• The NHL Center Ice package usually has a darling team or teams that some viewers (like me) find themselves getting drawn to every night. Back in the pre-Facebook, pre-Twitter, pre-lockout days (What in the world did we do back then?!?), it was the Todd Bertuzzi-Markus Naslund-Brendan Morrison line and the Canucks whom I would watch every night while eating a box of Apple Jacks. Now, Sidney Crosby, Evgeni Malkin, Ovechkin, Pavel Datsyuk and Patrick Kane make their games a must-watch. Those are take-your-breath-away givens. But the new kids on the Center Ice block this season are Colorado and, yes, Edmonton. If NHL defensemen still moved like discarded, front-lawn washing machines and NHL goalies still played with the equilibrium of Charlie Sheen on a Saturday night in Amsterdam, this group of Edmonton Oilers might be scoring 446 goals like the 1983-84 Oilers did (in 80 games!).

One thing that makes the 2010-11 Oilers entertaining is that they are terrible defensively. That is awesome for my late-night viewing and guarantees the viewer entertaining hockey. Second, this team has a slew of sick, slick offensive players who will be involved in many 6-4 games. The Oilers were already fun with Ales Hemsky and Sam Gagner. Now they've added Jordan Eberle and Taylor Hall. They also have small and fast Andrew Cogliano and Gilbert Brule.

Hall was the No. 1 pick in the draft and is an amazing skater and a good competitor. He's just a natural carved from granite hockey player.

Hey, young world, Eberle is the new Slick Rick. His hands are on loan from Hakan Loob, and he has winner inked all over him. Eberle might have scored the coolest first career goal of all the first career goals that have been scored. Somehow, he lasted until the 22nd pick of the 2008 NHL draft. His size (5-foot-10, 174 pounds) clearly scared some people. But would the Leafs trade Luke Schenn (fifth overall in the same, not drafted by current Leafs regime) for Eberle right now? Yes. This Oilers team is a blast to watch and has the perfect coach to grow under in Tom Renney.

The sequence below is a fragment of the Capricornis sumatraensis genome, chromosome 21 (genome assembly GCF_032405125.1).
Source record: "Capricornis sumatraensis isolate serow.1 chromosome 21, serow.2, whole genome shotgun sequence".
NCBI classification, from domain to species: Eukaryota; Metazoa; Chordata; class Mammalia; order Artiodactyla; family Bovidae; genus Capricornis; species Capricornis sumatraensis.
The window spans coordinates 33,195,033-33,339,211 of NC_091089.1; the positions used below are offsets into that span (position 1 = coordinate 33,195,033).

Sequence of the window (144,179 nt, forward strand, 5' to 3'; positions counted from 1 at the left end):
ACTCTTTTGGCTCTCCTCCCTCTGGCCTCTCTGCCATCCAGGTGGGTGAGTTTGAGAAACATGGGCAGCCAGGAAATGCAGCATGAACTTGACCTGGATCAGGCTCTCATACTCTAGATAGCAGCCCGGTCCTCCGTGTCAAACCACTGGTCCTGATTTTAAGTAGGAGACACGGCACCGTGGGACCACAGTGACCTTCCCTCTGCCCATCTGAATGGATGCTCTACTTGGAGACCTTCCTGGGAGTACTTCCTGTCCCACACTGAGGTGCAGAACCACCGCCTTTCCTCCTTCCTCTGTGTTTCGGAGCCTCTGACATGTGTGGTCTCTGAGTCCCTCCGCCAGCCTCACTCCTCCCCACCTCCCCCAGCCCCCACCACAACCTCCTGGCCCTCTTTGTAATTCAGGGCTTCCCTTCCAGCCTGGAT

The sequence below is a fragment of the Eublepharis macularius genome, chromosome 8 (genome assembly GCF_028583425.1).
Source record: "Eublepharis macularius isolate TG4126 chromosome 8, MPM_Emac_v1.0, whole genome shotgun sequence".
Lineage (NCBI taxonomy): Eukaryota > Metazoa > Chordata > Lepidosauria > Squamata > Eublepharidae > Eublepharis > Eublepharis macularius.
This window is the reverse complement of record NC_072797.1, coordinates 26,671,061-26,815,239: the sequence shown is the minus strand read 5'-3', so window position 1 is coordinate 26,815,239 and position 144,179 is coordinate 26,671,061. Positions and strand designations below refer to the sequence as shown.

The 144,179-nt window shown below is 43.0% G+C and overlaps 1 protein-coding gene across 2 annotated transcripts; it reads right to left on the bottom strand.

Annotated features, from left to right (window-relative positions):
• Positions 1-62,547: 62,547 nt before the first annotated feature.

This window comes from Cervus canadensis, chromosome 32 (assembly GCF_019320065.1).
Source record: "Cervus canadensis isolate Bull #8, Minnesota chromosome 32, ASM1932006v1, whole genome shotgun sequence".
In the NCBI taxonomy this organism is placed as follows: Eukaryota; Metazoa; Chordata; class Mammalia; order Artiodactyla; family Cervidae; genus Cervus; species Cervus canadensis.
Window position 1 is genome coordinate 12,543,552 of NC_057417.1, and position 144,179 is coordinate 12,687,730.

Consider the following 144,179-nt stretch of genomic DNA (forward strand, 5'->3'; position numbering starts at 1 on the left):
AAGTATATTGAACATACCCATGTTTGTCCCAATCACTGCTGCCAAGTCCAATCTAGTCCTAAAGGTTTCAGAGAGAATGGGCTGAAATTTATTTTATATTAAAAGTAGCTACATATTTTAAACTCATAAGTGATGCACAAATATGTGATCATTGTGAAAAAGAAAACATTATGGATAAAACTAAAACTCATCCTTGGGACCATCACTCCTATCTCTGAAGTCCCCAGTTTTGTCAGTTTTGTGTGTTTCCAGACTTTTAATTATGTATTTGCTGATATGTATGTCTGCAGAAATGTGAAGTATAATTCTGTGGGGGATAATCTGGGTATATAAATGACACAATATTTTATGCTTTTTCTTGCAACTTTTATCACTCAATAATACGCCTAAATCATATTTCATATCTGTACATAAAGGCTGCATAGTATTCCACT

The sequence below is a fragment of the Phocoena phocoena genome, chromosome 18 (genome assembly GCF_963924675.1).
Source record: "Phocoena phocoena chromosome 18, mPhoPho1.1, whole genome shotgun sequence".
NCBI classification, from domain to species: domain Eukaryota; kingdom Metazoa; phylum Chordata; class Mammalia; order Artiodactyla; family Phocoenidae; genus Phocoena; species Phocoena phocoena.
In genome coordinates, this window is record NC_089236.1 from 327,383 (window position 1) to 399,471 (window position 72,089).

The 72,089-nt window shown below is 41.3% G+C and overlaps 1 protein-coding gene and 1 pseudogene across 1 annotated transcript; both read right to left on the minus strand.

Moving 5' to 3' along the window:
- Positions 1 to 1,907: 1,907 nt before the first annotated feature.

• Back to those Edmonton Oilers teams of the early '80s. During the 1983-84 season, Mark Messier went out and had a pretty good season, scoring 37 goals. Today, he has to tell his kids that his teammate, whom we shall call Wayne, scored 50 more goals than he did that season. Fifty! Glenn Anderson had 99 points. Good season, Glenn. Gretzky had 106 more points than Anderson! Holy shnikies. Gretzky had more goals that season (87) than Kevin Lowe had in his 19-year, 1,254-game career (84).

• Paul Coffey wore nine different sweaters during his NHL career.

• I didn't make preseason playoff predictions this season. I just gave NHL teams some stupid "playoff percentage" that I warned would make little sense, yet I still offended staunch mathematicians (like my dad). Now that we have seen a decent sample size of games, if you held a KFC Double Down to my mouth and made me pick the 16 teams that will qualify for the playoffs, I would say ...

  • Eastern Conference playoff team projections: Capitals, Penguins, Flyers, Bruins, Canadiens, Rangers, Lightning and Thrashers.
  • Western Conference playoff team projections: Blackhawks, Red Wings, Predators, Blues, Canucks, Avalanche, Sharks and Kings. But as usual, that eighth spot in both conferences is up for grabs.

• Tampa Bay's Stamkos is now a top-10 NHL player. He will have 100 career goals before he is 21 years old on Feb. 7. He currently leads the NHL in scoring. Like Ovechkin, Stamkos gets a lot of his offense on the power play because of his smarts and his electric shot (a Mario Lemieux-Brett Hull quality). One reason he had more power-play goals than Ovechkin last season -- 24 versus 13 -- is that Stamkos (like Hull and Lemieux) is closer to the net on the power play. I would like to see Ovechkin play a full season on the power play and not play the point but play in the circles and slot. I bet his numbers would be better, and the Capitals' power play would be better. Same with Ilya Kovalchuk. Not only does Stamkos have the game, but he also is as natural a captain as there is in the NHL. How long until Vincent Lecavalier relinquishes the C?